28 Apr 2011

Sex, lies and super-injunctions

With reports that the identities of four celebrities who obtained gagging orders have been briefly revealed on Wikipedia, media lawyer Duncan Lamont reports on the rise of the super-injunction.

Big Brother contestant Imogen Thomas named in a super-injunction (Getty)

Injunctions have evolved into super-injunctions to counter, in the eyes of celebrities, ever greater scrutiny of and intrusion into their private lives.

This is due in part to the rise of “citizen journalists” (more accurately, photo journalists) and the greater desire of certain individuals to brag about, and cash in on, their ability to have sexual relationships with celebrities.

Until the 1990s there was considerable criticism in the press of those who became famous solely for their sexual exploits with the famous. Now they are interviewed on breakfast television. Society, and the media, changed. The law has simply evolved to keep pace with the new reality.

The legal principles that evolved into the super-injunction came from cases that were not actually centred on kiss-and-tell stories but photographs: Naomi Campbell complaining about the publication of a shot of her leaving Narcotics Anonymous, and Michael Douglas and Catherine Zeta Jones (and OK! Magazine) objecting to the publication of paparazzi photographs of their private wedding celebrations.

What is a super-injunction?

Put simply, a super-injunction means the claimant cannot be identified. It was argued that if the press could say that footballer X had obtained an injunction against lap-dancer Y, people would assume that sex was involved even if it wasn’t. To work – to protect the claimant and his family – it had to be anonymised (the “super” bit).

Super-injunctions were not invented for celebrities by lawyers and judges, but by the Attorney General on behalf of the Government to protect notorious criminals – such as Mary Bell and James Bulger’s killers – whose murderous crimes were so objectionable that their safety, if and when released, could be imperilled.

Super-injunctions were not invented for celebrities by lawyers and judges, but by the Attorney General to protect the safety of notorious criminals.

It was only later that anonymity was extended to those who wanted to stop the tabloid press intruding into their private sex lives. And the courts have made it plain from the start that if there is any public interest justification into the intrusion, then no such injunction should be given. It is not just footballer John Terry who has found that attempts to gag the media can fail.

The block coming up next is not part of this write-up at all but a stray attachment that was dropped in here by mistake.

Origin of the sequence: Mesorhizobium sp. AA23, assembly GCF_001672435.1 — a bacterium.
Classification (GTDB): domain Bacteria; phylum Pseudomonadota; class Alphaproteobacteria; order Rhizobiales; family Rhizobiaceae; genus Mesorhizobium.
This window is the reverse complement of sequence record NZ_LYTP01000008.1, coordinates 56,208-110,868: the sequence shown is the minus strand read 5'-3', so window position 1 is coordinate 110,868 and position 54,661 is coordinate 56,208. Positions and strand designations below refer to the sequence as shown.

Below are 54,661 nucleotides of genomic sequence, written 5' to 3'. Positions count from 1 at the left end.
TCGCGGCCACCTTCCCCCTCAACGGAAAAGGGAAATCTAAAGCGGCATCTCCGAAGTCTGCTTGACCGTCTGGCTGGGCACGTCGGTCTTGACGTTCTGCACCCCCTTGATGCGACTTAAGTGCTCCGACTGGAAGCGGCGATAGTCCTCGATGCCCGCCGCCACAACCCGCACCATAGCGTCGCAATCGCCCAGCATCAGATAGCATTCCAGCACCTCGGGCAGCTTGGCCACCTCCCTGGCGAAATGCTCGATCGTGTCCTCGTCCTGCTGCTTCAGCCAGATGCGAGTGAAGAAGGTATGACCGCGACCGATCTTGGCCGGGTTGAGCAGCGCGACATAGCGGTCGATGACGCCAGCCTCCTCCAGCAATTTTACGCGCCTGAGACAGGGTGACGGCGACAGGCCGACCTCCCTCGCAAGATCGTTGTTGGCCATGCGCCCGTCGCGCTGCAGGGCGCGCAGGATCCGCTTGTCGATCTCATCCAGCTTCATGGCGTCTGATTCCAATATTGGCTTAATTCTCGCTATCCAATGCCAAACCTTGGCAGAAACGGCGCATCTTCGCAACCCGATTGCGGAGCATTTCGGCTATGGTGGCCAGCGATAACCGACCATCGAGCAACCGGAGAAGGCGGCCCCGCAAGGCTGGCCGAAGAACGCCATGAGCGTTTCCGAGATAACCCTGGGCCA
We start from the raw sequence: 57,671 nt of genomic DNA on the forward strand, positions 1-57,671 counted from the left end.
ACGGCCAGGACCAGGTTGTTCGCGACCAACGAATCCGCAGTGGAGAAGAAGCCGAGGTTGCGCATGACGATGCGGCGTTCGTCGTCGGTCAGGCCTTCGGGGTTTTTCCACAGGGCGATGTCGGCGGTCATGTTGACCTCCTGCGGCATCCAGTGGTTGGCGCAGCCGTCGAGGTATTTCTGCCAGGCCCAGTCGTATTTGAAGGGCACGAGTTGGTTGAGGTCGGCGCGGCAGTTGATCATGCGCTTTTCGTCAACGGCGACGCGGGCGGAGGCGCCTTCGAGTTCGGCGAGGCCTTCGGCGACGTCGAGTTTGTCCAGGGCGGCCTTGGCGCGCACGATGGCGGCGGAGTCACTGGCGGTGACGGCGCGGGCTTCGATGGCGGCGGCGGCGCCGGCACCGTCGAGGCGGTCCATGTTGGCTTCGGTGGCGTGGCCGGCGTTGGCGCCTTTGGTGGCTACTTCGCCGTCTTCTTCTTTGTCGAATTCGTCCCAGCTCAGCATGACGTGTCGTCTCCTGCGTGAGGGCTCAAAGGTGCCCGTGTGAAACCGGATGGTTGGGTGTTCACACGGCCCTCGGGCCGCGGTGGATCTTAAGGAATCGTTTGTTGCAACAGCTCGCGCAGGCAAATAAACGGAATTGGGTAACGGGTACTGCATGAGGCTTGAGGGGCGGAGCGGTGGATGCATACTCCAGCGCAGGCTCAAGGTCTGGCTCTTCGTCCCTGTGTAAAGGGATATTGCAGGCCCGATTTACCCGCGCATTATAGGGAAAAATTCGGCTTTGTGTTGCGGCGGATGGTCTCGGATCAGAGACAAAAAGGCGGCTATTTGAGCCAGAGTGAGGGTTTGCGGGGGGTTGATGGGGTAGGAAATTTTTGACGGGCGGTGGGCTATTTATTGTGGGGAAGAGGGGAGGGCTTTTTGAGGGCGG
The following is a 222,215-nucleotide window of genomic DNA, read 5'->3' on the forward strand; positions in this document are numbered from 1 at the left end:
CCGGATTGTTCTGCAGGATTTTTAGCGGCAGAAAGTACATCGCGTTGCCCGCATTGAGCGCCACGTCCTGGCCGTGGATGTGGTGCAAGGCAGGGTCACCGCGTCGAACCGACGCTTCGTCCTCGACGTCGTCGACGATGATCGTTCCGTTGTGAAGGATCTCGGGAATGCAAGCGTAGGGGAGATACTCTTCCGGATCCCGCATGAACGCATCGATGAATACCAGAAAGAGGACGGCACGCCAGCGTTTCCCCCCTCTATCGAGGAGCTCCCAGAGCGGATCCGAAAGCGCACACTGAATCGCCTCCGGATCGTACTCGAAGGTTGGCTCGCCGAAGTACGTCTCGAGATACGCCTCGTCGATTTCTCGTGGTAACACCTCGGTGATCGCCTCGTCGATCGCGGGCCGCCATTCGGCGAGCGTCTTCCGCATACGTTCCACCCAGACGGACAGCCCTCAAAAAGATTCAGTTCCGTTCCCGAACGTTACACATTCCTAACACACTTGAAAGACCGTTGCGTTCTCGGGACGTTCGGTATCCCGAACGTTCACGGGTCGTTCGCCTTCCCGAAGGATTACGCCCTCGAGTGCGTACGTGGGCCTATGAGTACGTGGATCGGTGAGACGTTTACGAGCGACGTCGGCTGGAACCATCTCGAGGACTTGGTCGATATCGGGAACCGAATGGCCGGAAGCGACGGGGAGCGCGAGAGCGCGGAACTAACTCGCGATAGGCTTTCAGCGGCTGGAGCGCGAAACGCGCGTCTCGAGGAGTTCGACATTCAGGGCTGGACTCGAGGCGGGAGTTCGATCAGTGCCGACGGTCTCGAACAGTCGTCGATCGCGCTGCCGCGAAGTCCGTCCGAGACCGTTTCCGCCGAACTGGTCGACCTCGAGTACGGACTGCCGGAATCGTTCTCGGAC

They are never handed out like confetti but there must be “an intense focus” on the facts so that a judge is satisfied an injunction is needed. One cannot injunct a newspaper unless one can satisfy the court that the newspaper is about to publish very intimate and private information.

Super-injunctions can also be used when people are potentially the victims of blackmail, as well as in family cases (where they have existed for generations). Another sort of super-injunction concerns commercial information, but this too is much older and does not create so much fuss.


Kiss-and-tell stories exploded when businessman Sir Ralph Halpern, who resurrected Burton and founded Top Shop, was caught out having an affair with teenage model Fiona Wright.

Both gained notoriety overnight, with some benefit to both. She made the front page of Penthouse and a genre was created, culminating perhaps in ex-nurse Abi Titmuss whose raunchy relationship with a celebrity (and a sex tape) made her a household name and very marketable brand.

The cost of super injunctions (£20,000-£50,000 if bitterly contested) may put them beyond the reach of most, but the media seems only interested in the rich and beautiful anyway.

Kiss-and-tell was never acceptable in Europe, where even elected politicians have protection of their privacy unimaginable here.

Imogen Thomas, a former Big Brother star whose affair with a footballer led to a recent super-injunction, announced on This Morning that she felt “exploited” (presumably by the media) and wished she had been able to obtain a super-injunction too! It seems the tabloids did not care that neither party wanted to sell their sex secrets to boost newspaper sales…

But kiss-and-tell was never acceptable in continental Europe, where even elected politicians have protection of their privacy unimaginable here then or now.

The courts do not allow super-injunctions to be used to protect politicians or judges. They are there solely to protect relatively private people (even when famous) from the celebrity-obsessed splurge of media interest that has lasted for a couple of decades but which may soon – thanks to Max Mosley’s legal cases – seem as antiquated as selling cigarettes in a cinema.

Duncan Lamont has both obtained and resisted super-injunctions and is a partner at Charles Russell LLP